Carwyn Jones says Labour must broaden its appeal ahead of next year's Assembly elections
The most senior Labour figure in government has called on the party to broaden its appeal if it is to win the 2020 General Election.
Adding to the stream of post-defeat analysis, Welsh first minister Carwyn Jones admitted that the party’s message had been “too narrowly targeted”.
The leader of Welsh Labour was interviewed over the bank holiday weekend by former BBC political correspondent Guto Harri at the Hay Festival.
In a candid assessment of the party’s performance, Carwyn Jones observed that there were “a lot of people” who were “doubtful” about Labour’s offer to the voters and Ed Miliband’s position as leader. He argued that:
“Our message was too narrowly targeted, we need to target people as broadly as possible.”
Pressed on whether David Miliband would have performed any better, Jones responded:
“It’s very difficult to know whether it would have, it’s impossible to know. But that, with the message, we have to have both right.
“What we really need to do is appeal to many more people. Not everyone is a millionaire, there are so many self employed people we need to listen to, carpenters, electricians, we need to support these people. We need to have a broad appeal in order to win.”
Labour finished with a net loss of one seat in Wales, as the Conservatives took the once safe seat of Gower as well as the Vale of Clwyd. The first minister’s eyes will now turn to ensuring that the same performance isn’t replicated in elections to the Assembly next May.
Looking ahead to these, Jones said:
“When I was out on the doorsteps I heard a lot of ‘I would vote Labour, but…’ What I want is to get rid of that ‘but.’
“People see that things are a little bit better now and they stick with what they know.
“The problem for us is beginning in 2010 we lost the argument that we had economic competence, we allowed that to take root and even though it was a global problem. We have to rebuild our (Labour’s) reputation in terms of economic competence.”
Jones also admitted that he hadn’t yet made up his mind who he thought should lead Labour across the UK, noting that he did not yet know any of the candidates well enough.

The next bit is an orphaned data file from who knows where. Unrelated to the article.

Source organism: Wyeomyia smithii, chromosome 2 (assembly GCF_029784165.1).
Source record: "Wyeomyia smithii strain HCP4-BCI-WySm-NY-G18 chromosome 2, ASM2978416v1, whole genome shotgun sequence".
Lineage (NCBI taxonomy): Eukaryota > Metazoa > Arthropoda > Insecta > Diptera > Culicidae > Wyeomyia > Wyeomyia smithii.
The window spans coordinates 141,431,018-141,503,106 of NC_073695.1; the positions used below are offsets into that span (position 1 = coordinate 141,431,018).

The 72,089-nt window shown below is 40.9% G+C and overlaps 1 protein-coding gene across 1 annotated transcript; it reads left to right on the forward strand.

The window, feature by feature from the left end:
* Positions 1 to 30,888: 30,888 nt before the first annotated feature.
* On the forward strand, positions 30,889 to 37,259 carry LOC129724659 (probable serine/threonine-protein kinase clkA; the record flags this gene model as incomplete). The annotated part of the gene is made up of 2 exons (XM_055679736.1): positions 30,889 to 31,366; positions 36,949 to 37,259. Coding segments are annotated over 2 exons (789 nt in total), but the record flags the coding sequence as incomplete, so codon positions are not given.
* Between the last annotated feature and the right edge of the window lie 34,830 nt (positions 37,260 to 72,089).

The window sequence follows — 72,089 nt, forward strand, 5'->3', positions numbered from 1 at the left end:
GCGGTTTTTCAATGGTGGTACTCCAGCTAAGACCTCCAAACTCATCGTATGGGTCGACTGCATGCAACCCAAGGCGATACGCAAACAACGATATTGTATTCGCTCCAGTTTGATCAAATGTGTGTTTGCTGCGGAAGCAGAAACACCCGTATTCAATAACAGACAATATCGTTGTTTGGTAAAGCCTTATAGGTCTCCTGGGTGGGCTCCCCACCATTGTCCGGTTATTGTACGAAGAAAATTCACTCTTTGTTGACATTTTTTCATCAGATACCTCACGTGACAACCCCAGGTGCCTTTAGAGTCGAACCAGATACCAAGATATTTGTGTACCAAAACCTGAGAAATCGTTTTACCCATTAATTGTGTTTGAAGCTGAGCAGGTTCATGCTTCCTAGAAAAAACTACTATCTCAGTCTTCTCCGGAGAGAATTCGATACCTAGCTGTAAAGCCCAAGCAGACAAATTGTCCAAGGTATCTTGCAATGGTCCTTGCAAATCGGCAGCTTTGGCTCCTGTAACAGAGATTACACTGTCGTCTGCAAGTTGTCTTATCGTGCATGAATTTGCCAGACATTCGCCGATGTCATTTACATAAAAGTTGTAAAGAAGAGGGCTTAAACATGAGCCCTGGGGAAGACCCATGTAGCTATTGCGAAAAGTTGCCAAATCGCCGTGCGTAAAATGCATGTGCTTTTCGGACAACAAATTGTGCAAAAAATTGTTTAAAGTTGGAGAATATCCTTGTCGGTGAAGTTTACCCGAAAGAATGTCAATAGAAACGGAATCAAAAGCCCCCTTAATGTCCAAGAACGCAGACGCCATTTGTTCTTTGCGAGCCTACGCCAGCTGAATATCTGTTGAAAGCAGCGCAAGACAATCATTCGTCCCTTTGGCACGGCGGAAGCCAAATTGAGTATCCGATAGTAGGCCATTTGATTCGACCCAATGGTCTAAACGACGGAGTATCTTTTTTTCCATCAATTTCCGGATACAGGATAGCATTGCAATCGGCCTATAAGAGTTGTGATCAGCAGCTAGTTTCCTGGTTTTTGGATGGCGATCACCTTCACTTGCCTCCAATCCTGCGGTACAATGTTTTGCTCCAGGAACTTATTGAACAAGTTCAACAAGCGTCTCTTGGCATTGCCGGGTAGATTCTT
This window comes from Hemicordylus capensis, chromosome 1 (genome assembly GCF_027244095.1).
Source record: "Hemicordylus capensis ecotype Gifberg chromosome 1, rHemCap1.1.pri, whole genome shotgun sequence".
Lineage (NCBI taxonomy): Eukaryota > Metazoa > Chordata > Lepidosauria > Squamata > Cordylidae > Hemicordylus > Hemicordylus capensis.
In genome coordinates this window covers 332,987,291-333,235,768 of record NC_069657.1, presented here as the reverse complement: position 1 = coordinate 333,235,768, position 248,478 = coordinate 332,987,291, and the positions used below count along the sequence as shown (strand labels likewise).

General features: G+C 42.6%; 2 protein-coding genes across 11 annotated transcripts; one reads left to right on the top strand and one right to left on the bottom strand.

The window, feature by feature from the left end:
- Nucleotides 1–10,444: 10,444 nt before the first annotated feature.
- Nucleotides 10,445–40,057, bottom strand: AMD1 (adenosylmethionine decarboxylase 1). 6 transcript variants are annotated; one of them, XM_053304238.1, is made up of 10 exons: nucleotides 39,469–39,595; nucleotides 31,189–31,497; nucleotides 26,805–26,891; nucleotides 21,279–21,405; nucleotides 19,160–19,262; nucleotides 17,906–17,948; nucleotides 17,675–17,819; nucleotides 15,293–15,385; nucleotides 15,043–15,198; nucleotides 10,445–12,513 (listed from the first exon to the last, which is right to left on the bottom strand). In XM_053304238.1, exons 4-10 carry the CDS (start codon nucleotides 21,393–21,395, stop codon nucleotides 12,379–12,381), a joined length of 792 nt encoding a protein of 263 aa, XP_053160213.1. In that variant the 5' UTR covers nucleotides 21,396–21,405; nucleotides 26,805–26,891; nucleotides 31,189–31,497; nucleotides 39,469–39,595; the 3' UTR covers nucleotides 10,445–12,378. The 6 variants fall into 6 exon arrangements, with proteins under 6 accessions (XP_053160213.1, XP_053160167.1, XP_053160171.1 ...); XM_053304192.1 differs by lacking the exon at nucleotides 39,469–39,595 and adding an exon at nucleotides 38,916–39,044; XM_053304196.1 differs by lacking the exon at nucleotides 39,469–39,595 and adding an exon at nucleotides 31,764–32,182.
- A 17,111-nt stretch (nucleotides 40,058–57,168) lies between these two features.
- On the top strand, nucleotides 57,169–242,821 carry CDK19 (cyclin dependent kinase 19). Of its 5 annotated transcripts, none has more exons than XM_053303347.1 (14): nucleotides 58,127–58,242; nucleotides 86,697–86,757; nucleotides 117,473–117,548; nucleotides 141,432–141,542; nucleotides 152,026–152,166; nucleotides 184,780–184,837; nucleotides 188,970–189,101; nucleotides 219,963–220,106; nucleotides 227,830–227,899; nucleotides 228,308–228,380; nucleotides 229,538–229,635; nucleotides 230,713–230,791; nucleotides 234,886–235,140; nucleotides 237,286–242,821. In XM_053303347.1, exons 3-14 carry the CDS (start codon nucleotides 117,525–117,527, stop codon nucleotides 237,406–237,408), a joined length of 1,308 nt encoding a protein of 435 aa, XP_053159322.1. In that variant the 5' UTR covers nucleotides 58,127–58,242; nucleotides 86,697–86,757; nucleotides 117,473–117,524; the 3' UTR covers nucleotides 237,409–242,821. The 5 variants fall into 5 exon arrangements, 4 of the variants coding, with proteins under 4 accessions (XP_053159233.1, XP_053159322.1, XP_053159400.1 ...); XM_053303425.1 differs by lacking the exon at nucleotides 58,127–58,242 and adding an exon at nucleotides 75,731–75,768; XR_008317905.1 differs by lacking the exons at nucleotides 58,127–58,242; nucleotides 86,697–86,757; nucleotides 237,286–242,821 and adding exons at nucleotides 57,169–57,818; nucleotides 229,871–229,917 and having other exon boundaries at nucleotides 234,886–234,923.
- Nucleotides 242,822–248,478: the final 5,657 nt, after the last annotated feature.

Meanwhile, the Western Mail has its own advice for Labour in Wales. In a blunt assessment of the challenges faced by Carwyn Jones’ team, the paper’s political editor David Williamson has noted that although Welsh Labour, ‘is most comfortable sitting to the left of the UK party’, warnings about the Tories’ plans for £12bn in welfare cuts and denunciations of the bedroom tax ‘did not drive voters away from David Cameron’s party in the 11 seats that elected a Welsh Conservative MP.’
Williamson continued over the weekend:
“Labour’s share of the vote in Wales has crashed from 51.6 per cent in 1970 to 36.9 per cent this year. Both in Wales and at a UK-level, the party needs more than a public relations face-lift; it requires reinvention.
“Democrats in the United States have managed to hold onto millions of blue-collar workers while becoming the natural home for important minority groups as well as ambitious, college-educated and socially progressive urban middle-class voters. As Wales and the UK become increasingly pluralistic, Labour has good reason to hope it can pull off a similar trick.
“In the meantime, the greatest threat the first minister faces as the 5 May 2016 polling day nears is that voters will decide it is time for a change.”
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Ed Jacobs is a contributing editor to Left Foot Forward. Follow him on Twitter
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